In a softening of his tone in the EU departure talks, the European Commission President suggested the Prime Minister's Chequer's plan could be the "starting point for such a partnership".
He also promised: "The UK will never be an ordinary, third country for us. The UK will always be a very close neighbour and partner, in political, economic and security terms."
His remarks, in his annual "state of the union" speech to the European Parliament in Strasbourg, were being seen in Whitehall as a further sign that EU negotiators are ready to engage on the details of Mrs May's proposals.
It follows reports from Brussels and Berlin that EU leaders want to alter chief EU Brexit negotiator Michel Barnier’s instructions to allow more room to conclude a deal.
But they also raised concerns among Euro-sceptic Tories that the Prime Minister will be forced into further compromises with the EU.
Mr Juncker also used his speech to repeat the EU's "red lines" in the Brussels talks.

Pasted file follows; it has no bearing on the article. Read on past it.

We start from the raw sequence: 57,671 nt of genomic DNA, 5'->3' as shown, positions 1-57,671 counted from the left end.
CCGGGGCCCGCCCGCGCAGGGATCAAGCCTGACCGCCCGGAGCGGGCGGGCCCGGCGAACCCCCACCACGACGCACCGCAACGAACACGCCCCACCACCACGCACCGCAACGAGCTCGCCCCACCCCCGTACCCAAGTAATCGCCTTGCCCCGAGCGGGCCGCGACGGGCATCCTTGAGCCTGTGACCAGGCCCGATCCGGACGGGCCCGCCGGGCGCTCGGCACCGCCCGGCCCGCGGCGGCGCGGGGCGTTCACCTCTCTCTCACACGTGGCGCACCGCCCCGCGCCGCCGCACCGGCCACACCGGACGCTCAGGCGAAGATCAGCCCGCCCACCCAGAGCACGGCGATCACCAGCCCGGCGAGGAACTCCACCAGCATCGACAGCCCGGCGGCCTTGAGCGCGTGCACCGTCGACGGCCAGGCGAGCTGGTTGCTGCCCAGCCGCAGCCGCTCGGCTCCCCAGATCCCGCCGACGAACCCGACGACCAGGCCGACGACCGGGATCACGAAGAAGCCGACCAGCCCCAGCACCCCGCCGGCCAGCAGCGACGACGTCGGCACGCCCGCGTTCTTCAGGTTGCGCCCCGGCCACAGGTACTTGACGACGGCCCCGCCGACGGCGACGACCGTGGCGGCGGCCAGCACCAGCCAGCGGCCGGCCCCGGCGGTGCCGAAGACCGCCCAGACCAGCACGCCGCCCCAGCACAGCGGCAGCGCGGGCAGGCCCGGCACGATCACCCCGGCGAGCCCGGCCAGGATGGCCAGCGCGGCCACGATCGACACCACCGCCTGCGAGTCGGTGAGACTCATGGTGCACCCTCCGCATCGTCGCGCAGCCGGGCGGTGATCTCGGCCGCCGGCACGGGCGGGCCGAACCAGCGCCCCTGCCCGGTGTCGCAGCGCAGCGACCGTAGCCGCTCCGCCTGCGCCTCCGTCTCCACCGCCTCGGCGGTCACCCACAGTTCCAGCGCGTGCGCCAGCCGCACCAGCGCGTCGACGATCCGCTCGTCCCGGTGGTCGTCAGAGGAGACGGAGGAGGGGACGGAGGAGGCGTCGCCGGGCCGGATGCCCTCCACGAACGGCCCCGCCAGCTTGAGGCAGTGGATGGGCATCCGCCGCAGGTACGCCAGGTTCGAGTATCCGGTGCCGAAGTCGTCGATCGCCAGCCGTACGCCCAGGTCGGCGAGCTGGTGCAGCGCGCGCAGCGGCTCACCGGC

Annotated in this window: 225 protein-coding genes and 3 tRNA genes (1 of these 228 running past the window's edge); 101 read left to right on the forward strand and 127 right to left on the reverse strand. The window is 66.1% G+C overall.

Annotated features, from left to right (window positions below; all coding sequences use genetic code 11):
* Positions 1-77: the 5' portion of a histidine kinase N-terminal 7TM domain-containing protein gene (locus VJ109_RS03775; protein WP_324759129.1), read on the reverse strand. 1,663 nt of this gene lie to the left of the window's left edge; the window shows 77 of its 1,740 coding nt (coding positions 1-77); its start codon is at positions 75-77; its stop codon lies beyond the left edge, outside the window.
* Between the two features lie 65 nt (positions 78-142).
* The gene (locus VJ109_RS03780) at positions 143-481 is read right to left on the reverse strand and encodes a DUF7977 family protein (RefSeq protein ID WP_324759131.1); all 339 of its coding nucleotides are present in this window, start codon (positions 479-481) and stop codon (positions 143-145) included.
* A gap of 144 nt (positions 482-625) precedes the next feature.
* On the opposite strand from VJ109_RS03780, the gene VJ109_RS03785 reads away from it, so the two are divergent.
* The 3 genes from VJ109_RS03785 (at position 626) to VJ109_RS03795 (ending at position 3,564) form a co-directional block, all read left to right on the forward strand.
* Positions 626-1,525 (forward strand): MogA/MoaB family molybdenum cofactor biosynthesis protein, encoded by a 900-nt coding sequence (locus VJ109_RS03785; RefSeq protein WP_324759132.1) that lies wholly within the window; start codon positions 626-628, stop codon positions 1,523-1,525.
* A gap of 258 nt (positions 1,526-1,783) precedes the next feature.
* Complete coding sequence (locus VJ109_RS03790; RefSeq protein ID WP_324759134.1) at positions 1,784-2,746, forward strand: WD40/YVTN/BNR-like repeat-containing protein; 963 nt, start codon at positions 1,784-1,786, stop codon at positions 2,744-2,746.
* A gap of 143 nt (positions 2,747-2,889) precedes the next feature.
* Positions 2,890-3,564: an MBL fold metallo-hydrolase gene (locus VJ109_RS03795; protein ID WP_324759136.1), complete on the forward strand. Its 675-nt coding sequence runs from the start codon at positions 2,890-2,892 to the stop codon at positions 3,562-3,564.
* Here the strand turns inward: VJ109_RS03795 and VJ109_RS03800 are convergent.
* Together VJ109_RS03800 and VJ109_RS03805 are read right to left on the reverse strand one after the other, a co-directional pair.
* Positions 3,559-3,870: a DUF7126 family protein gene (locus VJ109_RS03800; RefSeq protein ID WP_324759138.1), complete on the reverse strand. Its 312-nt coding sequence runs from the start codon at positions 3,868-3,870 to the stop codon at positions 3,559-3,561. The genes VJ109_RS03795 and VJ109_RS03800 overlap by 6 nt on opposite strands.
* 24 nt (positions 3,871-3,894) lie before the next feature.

"We respect the British decision to leave our Union, even though we continue to regret it deeply.
"But we also ask the British Government to understand that someone who leaves the Union cannot be in the same privileged position as a member state.
"If you leave the union, you are of course no longer part of our single market, and certainly not only in the parts of it you choose."
Mr Juncker said the European Commission wanted to find "a creative solution" to solving the dispute about the future of the border between Northern Ireland and the Irish Republic.
"It is not the European Union, it is Brexit that risks making the border more visible in Northern Ireland," he said.
"In the past months, whenever we needed unity in the Union, Britain was at our side, driven by the same values and principles as all other Europeans.
"This is why I welcome Prime Minister May's proposal to develop an ambitious new partnership for the future, after Brexit.
"We agree with the statement made in Chequers that the starting point for such a partnership should be a free trade area between the United Kingdom and the European Union."
EU negotiators were ready "to work day and night to reach a deal", Mr Juncker said.
"We owe it to our citizens and our businesses to ensure the UK's withdrawal is orderly and that there is stability afterwards. It will not be the Commission that will stand in the way of this, I can assure you of that."